Tasmanian freight rail operator TasRail has confirmed it was forced to derail a runaway train north of Devonport on Friday, in an incident which left two bystanders with minor injuries.

A train being loaded with cement and operated via remote control departed without any command from its operator, just before 9am on September 21, according to a preliminary report from the federal safety bureau.

TasRail’s Network Control Centre soon alerted Tasmania Police to the incident.

TasRail then diverted the train to a dead end siding track with a permanent derailer.

Roughly 12 minutes after the train’s journey began, it arrived at the stops in the yard, and one locomotive and seven wagons were derailed.

Tasmania Police said the train derailed on Formby Road, opposite the Post Office, roughly 100 metres from the Harbour Master Café.

Two members of the public standing nearby sustained injuries. Both were discharged from hospital later that day.

TasRail says it immediately suspended use of the remote control hand-held technology at its freight terminals following the incident, but noted it has been using the technology for more than 15 years.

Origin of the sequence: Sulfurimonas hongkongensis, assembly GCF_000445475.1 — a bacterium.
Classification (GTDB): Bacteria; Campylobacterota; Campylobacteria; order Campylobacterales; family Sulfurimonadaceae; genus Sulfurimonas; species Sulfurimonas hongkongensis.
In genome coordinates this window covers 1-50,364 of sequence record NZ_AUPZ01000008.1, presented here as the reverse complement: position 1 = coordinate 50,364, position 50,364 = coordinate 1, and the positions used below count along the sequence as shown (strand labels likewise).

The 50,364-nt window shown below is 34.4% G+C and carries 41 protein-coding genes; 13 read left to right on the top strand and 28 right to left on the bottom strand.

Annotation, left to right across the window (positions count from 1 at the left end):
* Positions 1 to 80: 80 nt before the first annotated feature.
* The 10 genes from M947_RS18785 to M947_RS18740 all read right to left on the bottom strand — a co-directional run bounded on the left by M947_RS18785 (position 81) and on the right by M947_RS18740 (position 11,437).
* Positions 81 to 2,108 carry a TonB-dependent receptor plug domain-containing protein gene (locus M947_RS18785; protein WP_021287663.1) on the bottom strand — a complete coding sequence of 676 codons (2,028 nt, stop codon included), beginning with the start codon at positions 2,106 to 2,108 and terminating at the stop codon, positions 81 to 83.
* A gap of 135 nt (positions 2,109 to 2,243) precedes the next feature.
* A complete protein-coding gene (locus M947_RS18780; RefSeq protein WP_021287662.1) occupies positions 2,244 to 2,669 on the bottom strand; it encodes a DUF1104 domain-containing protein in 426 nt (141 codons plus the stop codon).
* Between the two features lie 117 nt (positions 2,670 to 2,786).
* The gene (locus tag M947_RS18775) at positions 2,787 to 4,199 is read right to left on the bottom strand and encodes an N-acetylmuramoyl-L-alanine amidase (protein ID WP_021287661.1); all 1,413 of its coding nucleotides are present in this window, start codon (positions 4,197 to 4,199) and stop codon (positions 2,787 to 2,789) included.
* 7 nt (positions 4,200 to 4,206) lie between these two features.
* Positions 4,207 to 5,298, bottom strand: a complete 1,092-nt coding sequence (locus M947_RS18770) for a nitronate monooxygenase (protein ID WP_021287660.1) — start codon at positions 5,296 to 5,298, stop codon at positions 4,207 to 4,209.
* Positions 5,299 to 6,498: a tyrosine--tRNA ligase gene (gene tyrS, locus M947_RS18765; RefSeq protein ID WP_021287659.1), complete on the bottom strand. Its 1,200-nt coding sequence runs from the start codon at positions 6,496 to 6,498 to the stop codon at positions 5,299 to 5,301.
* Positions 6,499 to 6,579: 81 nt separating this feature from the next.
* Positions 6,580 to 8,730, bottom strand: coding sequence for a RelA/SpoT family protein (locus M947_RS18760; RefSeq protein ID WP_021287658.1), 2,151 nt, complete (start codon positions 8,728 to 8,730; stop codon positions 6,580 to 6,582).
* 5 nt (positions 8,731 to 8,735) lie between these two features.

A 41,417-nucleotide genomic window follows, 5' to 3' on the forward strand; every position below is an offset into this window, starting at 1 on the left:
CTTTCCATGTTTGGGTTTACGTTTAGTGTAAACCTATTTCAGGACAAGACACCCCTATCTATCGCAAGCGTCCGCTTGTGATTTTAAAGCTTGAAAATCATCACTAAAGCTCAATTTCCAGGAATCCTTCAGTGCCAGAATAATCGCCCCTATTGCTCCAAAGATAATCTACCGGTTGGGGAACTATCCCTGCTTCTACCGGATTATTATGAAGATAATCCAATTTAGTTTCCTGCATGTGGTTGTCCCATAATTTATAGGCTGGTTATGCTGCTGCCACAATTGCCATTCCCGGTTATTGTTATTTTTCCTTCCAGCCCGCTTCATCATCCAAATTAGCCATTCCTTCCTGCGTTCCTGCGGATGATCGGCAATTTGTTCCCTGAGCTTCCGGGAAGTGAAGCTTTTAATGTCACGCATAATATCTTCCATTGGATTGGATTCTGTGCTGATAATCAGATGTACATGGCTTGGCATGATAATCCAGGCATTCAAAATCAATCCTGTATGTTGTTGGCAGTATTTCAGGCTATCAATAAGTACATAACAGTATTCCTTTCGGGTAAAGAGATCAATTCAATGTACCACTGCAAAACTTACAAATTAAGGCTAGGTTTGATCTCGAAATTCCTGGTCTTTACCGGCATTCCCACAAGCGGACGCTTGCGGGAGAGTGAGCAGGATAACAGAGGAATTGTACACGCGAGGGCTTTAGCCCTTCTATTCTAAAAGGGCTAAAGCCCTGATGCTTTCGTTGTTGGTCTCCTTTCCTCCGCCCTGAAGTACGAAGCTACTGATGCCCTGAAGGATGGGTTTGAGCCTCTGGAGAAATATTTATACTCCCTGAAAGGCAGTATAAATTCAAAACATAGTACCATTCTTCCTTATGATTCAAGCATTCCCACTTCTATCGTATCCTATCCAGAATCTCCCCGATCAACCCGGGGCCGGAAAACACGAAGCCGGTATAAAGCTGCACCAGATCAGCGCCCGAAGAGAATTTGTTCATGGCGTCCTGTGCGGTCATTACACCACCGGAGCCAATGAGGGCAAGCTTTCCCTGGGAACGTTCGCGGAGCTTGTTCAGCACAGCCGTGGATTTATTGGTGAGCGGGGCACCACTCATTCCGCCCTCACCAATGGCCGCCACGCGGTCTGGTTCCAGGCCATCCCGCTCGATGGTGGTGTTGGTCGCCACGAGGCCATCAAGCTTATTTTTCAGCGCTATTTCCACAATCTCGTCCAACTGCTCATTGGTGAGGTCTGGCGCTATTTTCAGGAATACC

It will wait until the results of investigations by the Australian Transport Safety Bureau and National Rail Regulator before reconsidering its use of the devices.

Crews worked over the weekend, and TasRail said on Sunday afternoon (September 23) it expected to see the mainline through Devonport re-opened overnight.

TasRail chief executive officer Steven Dietrich paid tribute to all involved in the recovery operations, noting they had worked under stressful and challenging conditions to empty wagons, lift wagons with a crane, focus on track repairs and liaise with customers.

“I thank every single TasRail employee who has contributed to this recovery operation and also recognise the patience of our important customers as services are being restored,” Dietrich said on Sunday.